Morning: The coffee is nothing to speak of at my parents’ house, but there is lots of it. I eat a croissant with fruit salad and bacon. Something about toast and bacon without eggs always feels elegant to me — continental plus! My mother likes to joke that at her funeral they’ll say, “She made such lovely fruit salad,” but it is true that it is very good: different kinds of citrus with the pith taken off, raspberries, blueberries, mango.
For lunch, my sister-in-law comes over with my nephew and niece and daughter, who slept over at theirs the night before. They all want grandpa to make burgers, and though now it’s feeling almost comical, I buckle in for more meat. The burgers are my parents’ pièce de résistance. I have never had better burgers than the ones they make, and that is truth. My father gets a lot of the credit for the grilling, but I personally think his effort is equal to my mother, who does the pack. Loose but not too loose, artful, well seasoned, consistent.
They’re served with more salad, broccoli for the kids, sliced pickles, onions, and tomatoes. Universally admired and beloved by all. After lunch, my mother brings out a giant tray of Valentine’s chocolates from a local chocolate shop, and thus begins my relationship with the chocolates — I have one with coconut, a cherry cordial, and a kind of millionaire-style small bar.
No one is hungry after our immense lunch, so after the baby is down, we have a games night with my parents and my daughter. My father makes popcorn on the stove top, and if I could teach the world one thing, it would be to use white corn for popcorn. It is the superior kernel.
Monday, February 21
Still in Jersey. Not-so-great coffee. When the time comes, a soft-boiled egg on pumpernickel toast and a new fruit salad. (This has kiwi and pomelos!) I’m trying to get everyone packed up and out the door. I don’t know how it is possible to fling our belongings around the house with such abandon in a 24-hour span, but leaving is always a bigger deal than it feels it should be. I continue my dynamic with the chocolates.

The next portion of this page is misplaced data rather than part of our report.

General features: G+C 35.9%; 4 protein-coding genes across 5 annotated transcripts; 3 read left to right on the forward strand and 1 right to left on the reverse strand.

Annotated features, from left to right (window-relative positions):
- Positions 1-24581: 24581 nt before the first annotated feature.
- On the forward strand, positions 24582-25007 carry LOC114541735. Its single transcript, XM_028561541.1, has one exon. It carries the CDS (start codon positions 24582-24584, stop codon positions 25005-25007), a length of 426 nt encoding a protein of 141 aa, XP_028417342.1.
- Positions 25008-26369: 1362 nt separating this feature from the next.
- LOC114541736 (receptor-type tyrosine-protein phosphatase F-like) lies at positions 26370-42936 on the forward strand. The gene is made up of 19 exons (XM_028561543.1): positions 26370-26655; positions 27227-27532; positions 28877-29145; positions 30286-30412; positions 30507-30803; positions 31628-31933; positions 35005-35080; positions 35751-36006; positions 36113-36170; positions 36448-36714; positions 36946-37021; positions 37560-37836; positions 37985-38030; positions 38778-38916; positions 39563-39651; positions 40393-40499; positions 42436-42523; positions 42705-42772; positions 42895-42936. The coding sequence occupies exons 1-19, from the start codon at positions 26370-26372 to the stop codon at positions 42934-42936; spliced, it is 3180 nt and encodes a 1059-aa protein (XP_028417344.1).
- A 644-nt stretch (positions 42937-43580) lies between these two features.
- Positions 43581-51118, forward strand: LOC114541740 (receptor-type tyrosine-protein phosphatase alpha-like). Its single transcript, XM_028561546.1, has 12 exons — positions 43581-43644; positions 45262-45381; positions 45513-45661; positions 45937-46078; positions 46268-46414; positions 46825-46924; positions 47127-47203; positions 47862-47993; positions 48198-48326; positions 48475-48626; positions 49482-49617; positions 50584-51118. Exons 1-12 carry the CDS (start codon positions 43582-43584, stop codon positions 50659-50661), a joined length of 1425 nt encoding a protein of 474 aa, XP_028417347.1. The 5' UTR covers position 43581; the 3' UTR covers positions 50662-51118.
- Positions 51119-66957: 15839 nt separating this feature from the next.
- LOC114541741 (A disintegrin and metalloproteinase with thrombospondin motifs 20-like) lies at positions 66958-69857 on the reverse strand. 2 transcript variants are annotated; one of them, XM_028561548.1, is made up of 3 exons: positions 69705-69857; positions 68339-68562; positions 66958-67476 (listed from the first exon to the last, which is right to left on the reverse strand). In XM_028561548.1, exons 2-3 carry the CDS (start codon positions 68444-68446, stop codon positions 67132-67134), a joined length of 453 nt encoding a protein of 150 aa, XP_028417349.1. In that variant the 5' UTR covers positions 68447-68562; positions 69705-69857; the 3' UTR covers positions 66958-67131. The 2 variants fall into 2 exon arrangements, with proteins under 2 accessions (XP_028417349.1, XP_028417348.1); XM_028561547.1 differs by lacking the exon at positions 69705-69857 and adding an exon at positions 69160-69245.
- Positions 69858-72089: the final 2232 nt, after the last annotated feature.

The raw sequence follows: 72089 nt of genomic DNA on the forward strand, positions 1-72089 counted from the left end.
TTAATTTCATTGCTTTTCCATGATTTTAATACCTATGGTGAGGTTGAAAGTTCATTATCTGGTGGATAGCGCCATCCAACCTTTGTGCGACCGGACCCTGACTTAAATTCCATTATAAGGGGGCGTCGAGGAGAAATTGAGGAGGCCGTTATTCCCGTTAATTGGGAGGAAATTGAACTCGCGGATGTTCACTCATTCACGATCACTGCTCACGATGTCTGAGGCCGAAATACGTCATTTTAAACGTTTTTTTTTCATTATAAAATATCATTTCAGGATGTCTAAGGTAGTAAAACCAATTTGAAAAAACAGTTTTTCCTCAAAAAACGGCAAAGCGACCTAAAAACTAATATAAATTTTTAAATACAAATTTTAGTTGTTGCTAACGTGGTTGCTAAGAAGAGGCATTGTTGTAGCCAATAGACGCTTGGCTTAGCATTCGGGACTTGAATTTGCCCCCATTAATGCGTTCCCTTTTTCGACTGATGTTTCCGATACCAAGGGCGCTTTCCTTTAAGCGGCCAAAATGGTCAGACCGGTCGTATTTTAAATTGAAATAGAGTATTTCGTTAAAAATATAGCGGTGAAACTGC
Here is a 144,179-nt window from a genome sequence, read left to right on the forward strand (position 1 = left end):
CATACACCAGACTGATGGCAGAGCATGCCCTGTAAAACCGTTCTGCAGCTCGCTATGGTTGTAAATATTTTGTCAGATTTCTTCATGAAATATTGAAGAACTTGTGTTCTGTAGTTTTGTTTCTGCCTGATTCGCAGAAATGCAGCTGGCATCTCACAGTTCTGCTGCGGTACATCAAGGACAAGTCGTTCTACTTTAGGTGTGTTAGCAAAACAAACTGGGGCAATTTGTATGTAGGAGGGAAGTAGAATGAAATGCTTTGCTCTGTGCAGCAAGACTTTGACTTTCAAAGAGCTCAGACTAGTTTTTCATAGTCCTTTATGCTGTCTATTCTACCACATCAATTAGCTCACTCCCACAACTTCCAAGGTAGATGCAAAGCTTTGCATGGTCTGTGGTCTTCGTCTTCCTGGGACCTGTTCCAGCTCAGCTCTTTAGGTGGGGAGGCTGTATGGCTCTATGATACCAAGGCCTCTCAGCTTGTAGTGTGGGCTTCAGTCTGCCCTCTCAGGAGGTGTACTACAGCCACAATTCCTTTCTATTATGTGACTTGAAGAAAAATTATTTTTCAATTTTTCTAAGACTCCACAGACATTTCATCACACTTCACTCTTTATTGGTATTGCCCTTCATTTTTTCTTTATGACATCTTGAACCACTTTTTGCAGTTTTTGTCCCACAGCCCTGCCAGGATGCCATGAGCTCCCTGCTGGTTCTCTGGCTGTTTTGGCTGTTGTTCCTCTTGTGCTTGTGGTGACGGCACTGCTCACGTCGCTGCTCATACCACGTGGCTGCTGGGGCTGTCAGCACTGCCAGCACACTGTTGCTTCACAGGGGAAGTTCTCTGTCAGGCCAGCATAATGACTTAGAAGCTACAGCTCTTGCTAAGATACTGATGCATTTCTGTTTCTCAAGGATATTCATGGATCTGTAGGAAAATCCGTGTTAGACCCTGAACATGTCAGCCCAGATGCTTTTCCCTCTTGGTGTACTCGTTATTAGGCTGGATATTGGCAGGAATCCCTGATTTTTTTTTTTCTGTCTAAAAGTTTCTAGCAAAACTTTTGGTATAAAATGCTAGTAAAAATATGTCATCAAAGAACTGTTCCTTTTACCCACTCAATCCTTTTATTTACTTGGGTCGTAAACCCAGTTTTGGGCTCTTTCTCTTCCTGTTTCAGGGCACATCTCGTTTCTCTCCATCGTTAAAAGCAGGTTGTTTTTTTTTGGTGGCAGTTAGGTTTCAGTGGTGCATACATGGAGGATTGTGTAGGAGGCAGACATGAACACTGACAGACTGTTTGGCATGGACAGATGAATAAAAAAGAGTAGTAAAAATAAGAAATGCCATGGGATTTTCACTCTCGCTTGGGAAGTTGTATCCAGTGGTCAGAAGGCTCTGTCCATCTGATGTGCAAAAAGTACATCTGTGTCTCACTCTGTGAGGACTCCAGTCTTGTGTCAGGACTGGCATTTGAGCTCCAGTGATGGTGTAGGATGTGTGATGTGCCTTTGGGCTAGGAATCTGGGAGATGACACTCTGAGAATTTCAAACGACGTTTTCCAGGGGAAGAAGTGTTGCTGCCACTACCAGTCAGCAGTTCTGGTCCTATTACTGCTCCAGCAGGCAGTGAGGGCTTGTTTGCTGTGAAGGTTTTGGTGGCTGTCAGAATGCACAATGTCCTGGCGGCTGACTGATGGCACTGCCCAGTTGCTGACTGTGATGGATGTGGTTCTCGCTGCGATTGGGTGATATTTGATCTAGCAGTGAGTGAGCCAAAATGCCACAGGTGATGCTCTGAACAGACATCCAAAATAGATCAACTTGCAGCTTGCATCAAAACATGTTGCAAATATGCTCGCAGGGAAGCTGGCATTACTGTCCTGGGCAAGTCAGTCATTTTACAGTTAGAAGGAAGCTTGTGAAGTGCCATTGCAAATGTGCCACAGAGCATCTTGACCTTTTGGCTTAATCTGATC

It’s winter break from school. The cousins come over and boxed macaroni and cheese is made. I’m able to resist until the very last moment, when I cave and eat what my daughter left in her bowl. A fail. That stuff is not good. I don’t know why it beckons to parents like the sirens singing to the Argonauts.
Once we get back to Brooklyn, I’m feeling pretty overfed, so in the afternoon I eat peppers and carrots and some handfuls of some kind of nice lettuce from Gotham Greens. I wish there was a more plentiful supply of interesting lettuce varieties in my life.
My husband has finished his edits while we’ve been gone, so he takes the kids out for a playdate and I take a bath and drink my aggressively bubbled seltzer and then a cup of dirt-dark coffee.
I always crave some different tastes after I come home from my folks’, and so I order from East Wind Snack Shop, which has the most delicious dumplings and might be the best restaurant in our area that will deliver to us. I order beef dumplings, pork dumplings, vegetable dumplings, sweet chili ribs, Happy Buddha vegetables, and vegetable noodles.
Later that night, I fish a small piece of frozen chocolate cake from the freezer, a dark-chocolate cake with cream-cheese frosting I made a week or two ago. I love frozen cake. This is from my secret stash; the pleasure of eating it is doubled because nobody knows about it except me.